As a geologist, I’m always fascinated to hear artistic perceptions of our restless, constantly evolving planet. Markus’s first album on ASIP, Theia, was a magnificent, swirling mass of immense power, representing the collision of two bodies in the solar system, resulting in the separation of the Earth and Moon. Empire, for me, continues the story of Earth.
Offworld picks up from where the final hints of Cavus left off, with ominous, cavernous pads rooted in deep time, the planet healing, recrystalising, and the first electromagnetic sweeps of Earth’s core juddering to life. The pads give way to Markus’s trademark looping hypnosis, an early indication of the many cycles active on Earth. Those cycles become evident in Refraction, with the advent of liquid water cascading behind Julia Kent’s haunting cello. Meanwhile, deep processes swell and wane, tectonics underway, the deep earthquakes pulsing through with soothing regularity. We are submerged into young oceans in Fura, hidden away with the earliest life that begins to emerge halfway through, first into the shallows, then into the glittering sunlight. Rain joins the sunlight, creating a utopia for life, a world of plenty, balanced ecosystems, a halcyon daze of early life provided by bvdub’s rousing piano on Kuria.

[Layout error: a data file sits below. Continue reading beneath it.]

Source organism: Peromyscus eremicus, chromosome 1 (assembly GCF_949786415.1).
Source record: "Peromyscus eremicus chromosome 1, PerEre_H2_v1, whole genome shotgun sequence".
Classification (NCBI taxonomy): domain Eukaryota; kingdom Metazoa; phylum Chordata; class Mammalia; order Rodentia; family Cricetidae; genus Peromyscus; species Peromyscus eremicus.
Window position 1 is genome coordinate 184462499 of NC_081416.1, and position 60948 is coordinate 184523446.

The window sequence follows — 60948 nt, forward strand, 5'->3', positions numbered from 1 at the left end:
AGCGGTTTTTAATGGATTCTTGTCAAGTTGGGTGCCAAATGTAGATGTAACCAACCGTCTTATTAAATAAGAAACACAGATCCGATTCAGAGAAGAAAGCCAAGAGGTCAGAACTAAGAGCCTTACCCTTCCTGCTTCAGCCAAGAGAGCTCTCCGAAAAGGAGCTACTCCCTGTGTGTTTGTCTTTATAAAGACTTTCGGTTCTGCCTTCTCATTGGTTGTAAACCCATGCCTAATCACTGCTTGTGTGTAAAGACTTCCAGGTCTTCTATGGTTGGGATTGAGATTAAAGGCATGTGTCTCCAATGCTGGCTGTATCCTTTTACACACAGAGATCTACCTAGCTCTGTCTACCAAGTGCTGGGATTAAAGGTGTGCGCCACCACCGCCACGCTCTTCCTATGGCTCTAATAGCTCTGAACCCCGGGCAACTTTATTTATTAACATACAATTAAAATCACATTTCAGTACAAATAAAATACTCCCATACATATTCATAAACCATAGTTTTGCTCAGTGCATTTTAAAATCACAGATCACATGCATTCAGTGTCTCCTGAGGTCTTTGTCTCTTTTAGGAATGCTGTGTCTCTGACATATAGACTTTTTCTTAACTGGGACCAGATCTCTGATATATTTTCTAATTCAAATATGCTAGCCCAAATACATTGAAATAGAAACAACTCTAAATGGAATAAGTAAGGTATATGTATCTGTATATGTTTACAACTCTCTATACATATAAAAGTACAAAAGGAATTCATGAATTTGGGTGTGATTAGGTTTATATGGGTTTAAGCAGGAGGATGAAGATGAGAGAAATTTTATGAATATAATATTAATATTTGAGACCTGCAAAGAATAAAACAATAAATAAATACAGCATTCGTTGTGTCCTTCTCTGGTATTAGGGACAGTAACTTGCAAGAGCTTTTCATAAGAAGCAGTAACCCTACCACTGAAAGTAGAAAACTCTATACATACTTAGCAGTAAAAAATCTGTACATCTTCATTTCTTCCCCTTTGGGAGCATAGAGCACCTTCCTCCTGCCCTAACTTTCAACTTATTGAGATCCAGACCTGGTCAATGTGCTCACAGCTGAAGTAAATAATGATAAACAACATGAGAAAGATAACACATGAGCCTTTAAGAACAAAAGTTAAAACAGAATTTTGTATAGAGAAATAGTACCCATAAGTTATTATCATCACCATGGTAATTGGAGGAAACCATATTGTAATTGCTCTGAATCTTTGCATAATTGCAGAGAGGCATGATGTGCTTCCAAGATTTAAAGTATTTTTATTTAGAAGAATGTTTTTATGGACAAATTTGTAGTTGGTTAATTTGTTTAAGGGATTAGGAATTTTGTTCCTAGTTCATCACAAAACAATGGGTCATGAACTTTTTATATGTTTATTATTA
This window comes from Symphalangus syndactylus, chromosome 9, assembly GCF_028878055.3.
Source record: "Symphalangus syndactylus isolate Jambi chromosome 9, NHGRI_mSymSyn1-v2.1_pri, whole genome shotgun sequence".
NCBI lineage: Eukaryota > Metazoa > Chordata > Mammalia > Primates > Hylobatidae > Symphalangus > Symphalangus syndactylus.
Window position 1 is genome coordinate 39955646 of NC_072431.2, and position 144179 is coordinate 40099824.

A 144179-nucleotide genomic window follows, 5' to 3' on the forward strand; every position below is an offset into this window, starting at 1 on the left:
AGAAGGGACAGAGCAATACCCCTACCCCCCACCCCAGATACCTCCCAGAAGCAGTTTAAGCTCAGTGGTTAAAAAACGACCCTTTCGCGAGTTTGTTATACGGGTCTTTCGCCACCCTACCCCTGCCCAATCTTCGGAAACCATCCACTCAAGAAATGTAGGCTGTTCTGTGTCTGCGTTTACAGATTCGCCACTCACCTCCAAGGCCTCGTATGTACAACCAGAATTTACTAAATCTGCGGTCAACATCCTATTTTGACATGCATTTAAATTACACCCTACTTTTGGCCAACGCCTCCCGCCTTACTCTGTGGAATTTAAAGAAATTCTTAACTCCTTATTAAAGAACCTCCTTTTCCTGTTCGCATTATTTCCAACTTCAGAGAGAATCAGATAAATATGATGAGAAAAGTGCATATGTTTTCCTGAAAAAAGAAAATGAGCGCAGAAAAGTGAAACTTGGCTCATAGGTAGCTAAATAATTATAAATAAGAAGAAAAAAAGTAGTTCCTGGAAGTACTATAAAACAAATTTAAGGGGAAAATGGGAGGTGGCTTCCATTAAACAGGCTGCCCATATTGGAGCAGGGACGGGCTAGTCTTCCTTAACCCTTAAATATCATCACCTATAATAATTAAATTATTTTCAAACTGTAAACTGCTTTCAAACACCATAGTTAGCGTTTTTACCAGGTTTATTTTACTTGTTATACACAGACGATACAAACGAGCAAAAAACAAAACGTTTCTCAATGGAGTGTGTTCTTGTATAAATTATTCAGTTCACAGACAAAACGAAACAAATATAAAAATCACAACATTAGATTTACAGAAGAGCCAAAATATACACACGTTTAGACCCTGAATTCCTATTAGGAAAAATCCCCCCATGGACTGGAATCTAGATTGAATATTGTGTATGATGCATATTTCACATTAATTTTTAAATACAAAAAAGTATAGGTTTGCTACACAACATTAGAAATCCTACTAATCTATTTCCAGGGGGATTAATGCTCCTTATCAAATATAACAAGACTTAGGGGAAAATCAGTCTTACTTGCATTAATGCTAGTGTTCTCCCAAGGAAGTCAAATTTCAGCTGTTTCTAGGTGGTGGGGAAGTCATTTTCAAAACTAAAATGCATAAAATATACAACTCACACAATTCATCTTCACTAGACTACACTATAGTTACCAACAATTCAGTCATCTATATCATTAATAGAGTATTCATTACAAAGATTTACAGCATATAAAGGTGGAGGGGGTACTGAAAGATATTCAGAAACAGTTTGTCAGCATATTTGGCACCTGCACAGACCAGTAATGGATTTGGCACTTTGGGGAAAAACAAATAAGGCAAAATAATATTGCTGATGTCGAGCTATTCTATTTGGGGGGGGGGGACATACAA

Geological cycles occur over varying timescales, some hundreds of years long, some many millions. Markus echoes that with a plunging back into dark times in Nun. Perhaps a sudden mass extinction has wiped out vast swathes of life on earth. But it blossoms back into life in Halo, a wonderous bounty, a cornucopia alluded by the heavenly harp from Tom Moth. The journey continues on into New World Order, perhaps the most contemplative piece on the album. Does it represent dark times ahead for planet Earth? Its slow, bass-laden tones could certainly be interpreted that way. But it doesn’t just speak of gloom, as there’s trepidatious high notes sung by the choirs at Markus’s fingertips. Do we take this as a sign of something good to come, that perhaps there is still chance for mankind to wrest Earth from the edge of the precipice at which we’ve placed it?
Empire is another fantastic album from Markus in a line of fantastic albums. But it’s more than that, it showcases Markus’s complete mastery over his use of music in creating an enthralling narrative. It is surely one of his finest pieces, and that is no mean feat, given how highly I rate his other albums. The scientist in me is thoroughly in wonderment with the tale told, its cyclicity, and its attention to detail that almost reads like a textbook of Earth history. The rest of me is entranced by the wonderful array of sounds, textures emotions portrayed in this beautiful piece of work.
Markus Guentner – Empire is available to preorder here.